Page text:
The letters CVH denote a particular type of 4-cylinder internal combustion engine produced by the Ford Motor Company during the 1980s and 1990s.
The CVH (Compound Valve angle Hemispherical combustion chamber) engine was introduced by Ford in 1980 in the third generation Ford Escort. It was later used in the Ford Sierra as well as the second generation Ford Fiesta. Engines were built in the Dearborn Engine Plant for the North American market, and in Ford's then-new engine plant in Bridgend in Wales for the European market.
The engine was originally conceived in 1974 and is unique in terms of its valves mounted at a compound angle, which allows for a hemispherical combustion chamber shape without using a more expensive twin camshaft arrangement. It also featured hydraulic valve lifters, a first for a European Ford engine.
A high-performance version was devised for 1984 with electronic fuel injection and a turbocharger.
Throughout its 20-year production life, the CVH had a reputation for being harsh and noisy at high speeds, and for its lubricating oil to sludge prematurely. Timing belts frequently failed about 60,000 to 90,000 miles (100,000 to 150,000 kilometres).
The engine was produced in many different capacities from 1.1 to 1.9 litres, the smaller versions being exclusively for the European market.
Cutaway of a CVH engine
The 1.6 L CVH was used in the 1981 North American Ford Escort. Bore was 80 mm (3.149 in) and stroke was 79.5 mm (3.130 in). Output was 69 hp (52 kW) and 86 ft-lb (117 Nm).
The CVH was bumped up to 1.9 L for the 1986 model year Escort. Bore was now 82 mm (3.230 in) and stroke was up as well to 88 mm (3.465 in). This stroke length would be used in all future CVH engines, and continued into the Zeta engine which replaced it. This long stroke necessitated a raised engine block deck, a design also shared with later units. Output was 86 hp (64 kW) and 100 ft-lb (136 Nm).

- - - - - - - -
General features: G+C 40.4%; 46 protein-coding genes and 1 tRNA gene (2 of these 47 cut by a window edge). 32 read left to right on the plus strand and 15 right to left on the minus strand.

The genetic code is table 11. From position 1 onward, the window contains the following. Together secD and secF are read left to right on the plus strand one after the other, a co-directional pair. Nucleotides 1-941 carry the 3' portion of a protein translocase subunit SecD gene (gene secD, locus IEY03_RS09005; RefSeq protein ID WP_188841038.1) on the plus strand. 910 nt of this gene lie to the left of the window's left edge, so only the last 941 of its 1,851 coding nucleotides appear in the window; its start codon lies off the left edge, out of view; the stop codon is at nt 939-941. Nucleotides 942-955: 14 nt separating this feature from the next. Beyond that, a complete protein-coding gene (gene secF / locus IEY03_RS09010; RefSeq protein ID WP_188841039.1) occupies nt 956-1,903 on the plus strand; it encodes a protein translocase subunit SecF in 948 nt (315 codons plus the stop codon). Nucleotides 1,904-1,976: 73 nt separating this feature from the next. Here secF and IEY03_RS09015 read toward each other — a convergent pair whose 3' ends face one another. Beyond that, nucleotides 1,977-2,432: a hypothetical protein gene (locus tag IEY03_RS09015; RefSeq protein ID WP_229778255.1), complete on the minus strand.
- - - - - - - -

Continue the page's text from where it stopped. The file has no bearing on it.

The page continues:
Electronic fuel injection and hemispherical "hemi" combustion chambers were added for 1987's Escort GT, bumping output to 108 hp (81 kW) and 114 ft-lb (155 Nm). The plain escort got sequential EFI for 1995, but power and torque was little changed at 88 hp (66 kW) and 108 ft-lb (146 Nm) respectively.
The last CVH engine was the 2.0 L introduced in the 1998 Escort. It now used sequential port injection and produced 110 hp (82 kW) and 125 ft-lb (170 Nm). The additional displacement was achieved by boring the 1.9 engine to 84.8 mm (3.339 in). This same engine was used in the American-market Ford Focus.
1980-1986 Ford Escort Mk.3 (Europe): 1.1 L, 1.3 L, 1.6 L
1986-1990 Ford Escort Mk3.5 (Europe): 1.4 L, 1.6 L
1990-1998 Ford Escort Mk.4 (Europe): 1.4 L, 1.6 L (1.6 L replaced by Zetec in '92)
1983-1989 Ford Fiesta Mk.2: 1.3 L, 1.4 L, 1.6 L (1.4 L replaced 1.3 L for '86 model year)
1989-1992 Ford Fiesta Mk.3: 1.4 L, 1.6 L (replaced by Zetec '93 model year onward)
1988-1993 Ford Sierra: 1.6 L, 1.8 L (Replaced Pinto from '89 model year onward)
1981-1985 Ford Escort (US) 1.6 L and 1.9 L
1981-1985 Mercury Lynx (US) 1.9 L
1981-1985 Mercury LN7 (US) 1.9 L
1982-1993 Morgan 4/4 1.6 L
Note that the 1.1 L version was only offered in Continental Europe, 1.1 L Escort Mk.3's for the United Kingdom used the 1117cc Kent engine.
The CVH-PTE is a revised version of the Ford CVH engine which was introduced on the European Ford Escort in 1995. It features a thicker crankcase to combat the harshness at high revs, although the 1990's saw it gradually being phased out in favour of the newer Zetec 16-valve unit.